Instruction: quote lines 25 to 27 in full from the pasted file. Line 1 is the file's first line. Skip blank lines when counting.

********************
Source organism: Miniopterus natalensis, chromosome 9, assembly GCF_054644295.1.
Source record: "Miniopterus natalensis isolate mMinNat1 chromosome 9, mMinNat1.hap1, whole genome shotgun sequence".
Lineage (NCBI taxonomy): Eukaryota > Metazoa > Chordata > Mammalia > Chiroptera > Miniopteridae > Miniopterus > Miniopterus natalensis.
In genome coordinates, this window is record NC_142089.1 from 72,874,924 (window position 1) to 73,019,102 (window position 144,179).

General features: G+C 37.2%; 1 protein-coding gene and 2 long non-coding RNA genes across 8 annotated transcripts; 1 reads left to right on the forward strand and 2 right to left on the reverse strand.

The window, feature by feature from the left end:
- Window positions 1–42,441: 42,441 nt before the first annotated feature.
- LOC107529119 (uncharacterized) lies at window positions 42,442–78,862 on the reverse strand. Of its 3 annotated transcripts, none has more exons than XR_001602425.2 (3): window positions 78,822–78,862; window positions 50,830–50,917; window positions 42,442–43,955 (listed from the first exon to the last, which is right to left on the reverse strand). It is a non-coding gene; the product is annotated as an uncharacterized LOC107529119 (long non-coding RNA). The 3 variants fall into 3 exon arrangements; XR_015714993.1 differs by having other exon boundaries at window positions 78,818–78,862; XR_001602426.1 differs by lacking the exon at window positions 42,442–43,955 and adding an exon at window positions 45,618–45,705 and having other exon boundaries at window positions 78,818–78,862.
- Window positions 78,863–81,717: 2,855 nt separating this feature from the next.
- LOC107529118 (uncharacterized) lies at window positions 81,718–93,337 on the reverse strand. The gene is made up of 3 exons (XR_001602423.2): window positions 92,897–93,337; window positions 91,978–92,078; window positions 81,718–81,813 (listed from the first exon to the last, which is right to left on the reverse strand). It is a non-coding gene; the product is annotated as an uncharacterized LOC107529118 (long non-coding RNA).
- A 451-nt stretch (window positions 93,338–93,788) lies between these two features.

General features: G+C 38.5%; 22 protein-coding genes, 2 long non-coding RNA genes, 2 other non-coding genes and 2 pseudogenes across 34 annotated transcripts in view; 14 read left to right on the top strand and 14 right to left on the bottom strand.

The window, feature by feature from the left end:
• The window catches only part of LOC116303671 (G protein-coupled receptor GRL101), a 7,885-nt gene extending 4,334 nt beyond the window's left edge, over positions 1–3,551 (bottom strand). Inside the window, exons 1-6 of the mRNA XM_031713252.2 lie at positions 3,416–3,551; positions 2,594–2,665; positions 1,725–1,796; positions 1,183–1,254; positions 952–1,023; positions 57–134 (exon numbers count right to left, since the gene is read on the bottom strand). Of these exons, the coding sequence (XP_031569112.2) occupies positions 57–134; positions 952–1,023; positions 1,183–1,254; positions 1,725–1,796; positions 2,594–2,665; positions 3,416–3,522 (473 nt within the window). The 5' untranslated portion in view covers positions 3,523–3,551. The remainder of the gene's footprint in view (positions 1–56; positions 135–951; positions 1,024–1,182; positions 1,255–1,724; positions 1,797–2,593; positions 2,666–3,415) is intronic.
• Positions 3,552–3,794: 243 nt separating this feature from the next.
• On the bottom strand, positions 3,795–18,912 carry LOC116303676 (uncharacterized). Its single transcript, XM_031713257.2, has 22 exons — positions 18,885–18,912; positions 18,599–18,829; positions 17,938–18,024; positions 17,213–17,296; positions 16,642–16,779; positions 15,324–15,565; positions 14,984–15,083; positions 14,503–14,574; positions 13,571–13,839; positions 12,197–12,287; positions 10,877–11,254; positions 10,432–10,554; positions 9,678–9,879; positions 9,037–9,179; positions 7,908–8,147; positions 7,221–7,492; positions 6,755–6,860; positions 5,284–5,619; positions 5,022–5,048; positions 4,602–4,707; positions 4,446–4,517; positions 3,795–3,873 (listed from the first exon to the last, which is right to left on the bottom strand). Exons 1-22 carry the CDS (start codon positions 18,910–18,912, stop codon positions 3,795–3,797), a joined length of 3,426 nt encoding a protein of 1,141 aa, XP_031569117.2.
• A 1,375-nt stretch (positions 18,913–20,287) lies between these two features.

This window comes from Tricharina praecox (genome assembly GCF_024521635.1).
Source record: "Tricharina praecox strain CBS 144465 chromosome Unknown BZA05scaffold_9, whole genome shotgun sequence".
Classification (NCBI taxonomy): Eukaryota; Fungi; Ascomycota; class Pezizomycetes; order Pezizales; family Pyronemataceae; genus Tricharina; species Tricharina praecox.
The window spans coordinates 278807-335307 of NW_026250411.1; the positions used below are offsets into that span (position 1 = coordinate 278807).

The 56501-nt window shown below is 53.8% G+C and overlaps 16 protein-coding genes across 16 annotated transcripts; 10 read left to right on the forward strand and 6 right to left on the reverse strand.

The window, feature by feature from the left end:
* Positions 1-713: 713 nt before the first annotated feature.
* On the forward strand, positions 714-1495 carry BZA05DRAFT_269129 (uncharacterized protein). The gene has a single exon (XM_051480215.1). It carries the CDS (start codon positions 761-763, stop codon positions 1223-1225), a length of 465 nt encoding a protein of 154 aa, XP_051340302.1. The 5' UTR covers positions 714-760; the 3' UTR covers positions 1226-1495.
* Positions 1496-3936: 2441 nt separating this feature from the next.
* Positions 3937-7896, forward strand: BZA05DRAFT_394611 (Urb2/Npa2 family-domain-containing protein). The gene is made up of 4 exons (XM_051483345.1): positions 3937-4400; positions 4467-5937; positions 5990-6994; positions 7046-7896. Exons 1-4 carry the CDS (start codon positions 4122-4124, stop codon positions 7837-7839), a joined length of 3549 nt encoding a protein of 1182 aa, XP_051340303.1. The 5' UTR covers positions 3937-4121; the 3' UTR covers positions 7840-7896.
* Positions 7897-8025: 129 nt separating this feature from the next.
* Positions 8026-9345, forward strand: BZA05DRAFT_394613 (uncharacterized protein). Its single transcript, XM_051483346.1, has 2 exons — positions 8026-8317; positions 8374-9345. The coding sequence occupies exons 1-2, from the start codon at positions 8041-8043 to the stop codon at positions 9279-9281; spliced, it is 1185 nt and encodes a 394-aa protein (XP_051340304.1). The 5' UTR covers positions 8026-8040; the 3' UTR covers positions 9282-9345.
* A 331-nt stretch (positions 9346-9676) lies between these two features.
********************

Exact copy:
* On the forward strand, positions 714-1495 carry BZA05DRAFT_269129 (uncharacterized protein). The gene has a single exon (XM_051480215.1). It carries the CDS (start codon positions 761-763, stop codon positions 1223-1225), a length of 465 nt encoding a protein of 154 aa, XP_051340302.1. The 5' UTR covers positions 714-760; the 3' UTR covers positions 1226-1495.
* Positions 1496-3936: 2441 nt separating this feature from the next.
* Positions 3937-7896, forward strand: BZA05DRAFT_394611 (Urb2/Npa2 family-domain-containing protein). The gene is made up of 4 exons (XM_051483345.1): positions 3937-4400; positions 4467-5937; positions 5990-6994; positions 7046-7896. Exons 1-4 carry the CDS (start codon positions 4122-4124, stop codon positions 7837-7839), a joined length of 3549 nt encoding a protein of 1182 aa, XP_051340303.1. The 5' UTR covers positions 3937-4121; the 3' UTR covers positions 7840-7896.